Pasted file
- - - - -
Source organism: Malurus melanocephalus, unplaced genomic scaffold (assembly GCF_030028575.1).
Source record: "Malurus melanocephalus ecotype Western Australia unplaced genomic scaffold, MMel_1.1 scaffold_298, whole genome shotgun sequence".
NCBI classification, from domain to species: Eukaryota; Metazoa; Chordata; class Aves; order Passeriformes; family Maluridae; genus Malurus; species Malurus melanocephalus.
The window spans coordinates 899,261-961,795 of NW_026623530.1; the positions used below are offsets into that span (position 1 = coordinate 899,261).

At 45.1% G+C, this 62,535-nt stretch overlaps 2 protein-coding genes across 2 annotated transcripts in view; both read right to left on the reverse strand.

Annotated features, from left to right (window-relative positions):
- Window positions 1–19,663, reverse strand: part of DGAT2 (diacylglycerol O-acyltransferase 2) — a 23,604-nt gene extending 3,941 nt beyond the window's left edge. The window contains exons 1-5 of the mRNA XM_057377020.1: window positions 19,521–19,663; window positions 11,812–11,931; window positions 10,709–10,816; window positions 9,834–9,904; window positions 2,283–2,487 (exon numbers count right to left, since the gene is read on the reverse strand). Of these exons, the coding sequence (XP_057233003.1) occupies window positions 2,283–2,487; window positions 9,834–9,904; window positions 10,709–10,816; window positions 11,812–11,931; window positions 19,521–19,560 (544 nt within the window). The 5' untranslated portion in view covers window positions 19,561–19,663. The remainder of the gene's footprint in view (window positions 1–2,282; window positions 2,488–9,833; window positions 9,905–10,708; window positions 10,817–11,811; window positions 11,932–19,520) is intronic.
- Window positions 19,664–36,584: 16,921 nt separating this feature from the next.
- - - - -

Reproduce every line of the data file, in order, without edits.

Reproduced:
Source organism: Malurus melanocephalus, unplaced genomic scaffold (assembly GCF_030028575.1).
Source record: "Malurus melanocephalus ecotype Western Australia unplaced genomic scaffold, MMel_1.1 scaffold_298, whole genome shotgun sequence".
NCBI classification, from domain to species: Eukaryota; Metazoa; Chordata; class Aves; order Passeriformes; family Maluridae; genus Malurus; species Malurus melanocephalus.
The window spans coordinates 899,261-961,795 of NW_026623530.1; the positions used below are offsets into that span (position 1 = coordinate 899,261).

At 45.1% G+C, this 62,535-nt stretch overlaps 2 protein-coding genes across 2 annotated transcripts in view; both read right to left on the reverse strand.

Annotated features, from left to right (window-relative positions):
- Window positions 1–19,663, reverse strand: part of DGAT2 (diacylglycerol O-acyltransferase 2) — a 23,604-nt gene extending 3,941 nt beyond the window's left edge. The window contains exons 1-5 of the mRNA XM_057377020.1: window positions 19,521–19,663; window positions 11,812–11,931; window positions 10,709–10,816; window positions 9,834–9,904; window positions 2,283–2,487 (exon numbers count right to left, since the gene is read on the reverse strand). Of these exons, the coding sequence (XP_057233003.1) occupies window positions 2,283–2,487; window positions 9,834–9,904; window positions 10,709–10,816; window positions 11,812–11,931; window positions 19,521–19,560 (544 nt within the window). The 5' untranslated portion in view covers window positions 19,561–19,663. The remainder of the gene's footprint in view (window positions 1–2,282; window positions 2,488–9,833; window positions 9,905–10,708; window positions 10,817–11,811; window positions 11,932–19,520) is intronic.
- Window positions 19,664–36,584: 16,921 nt separating this feature from the next.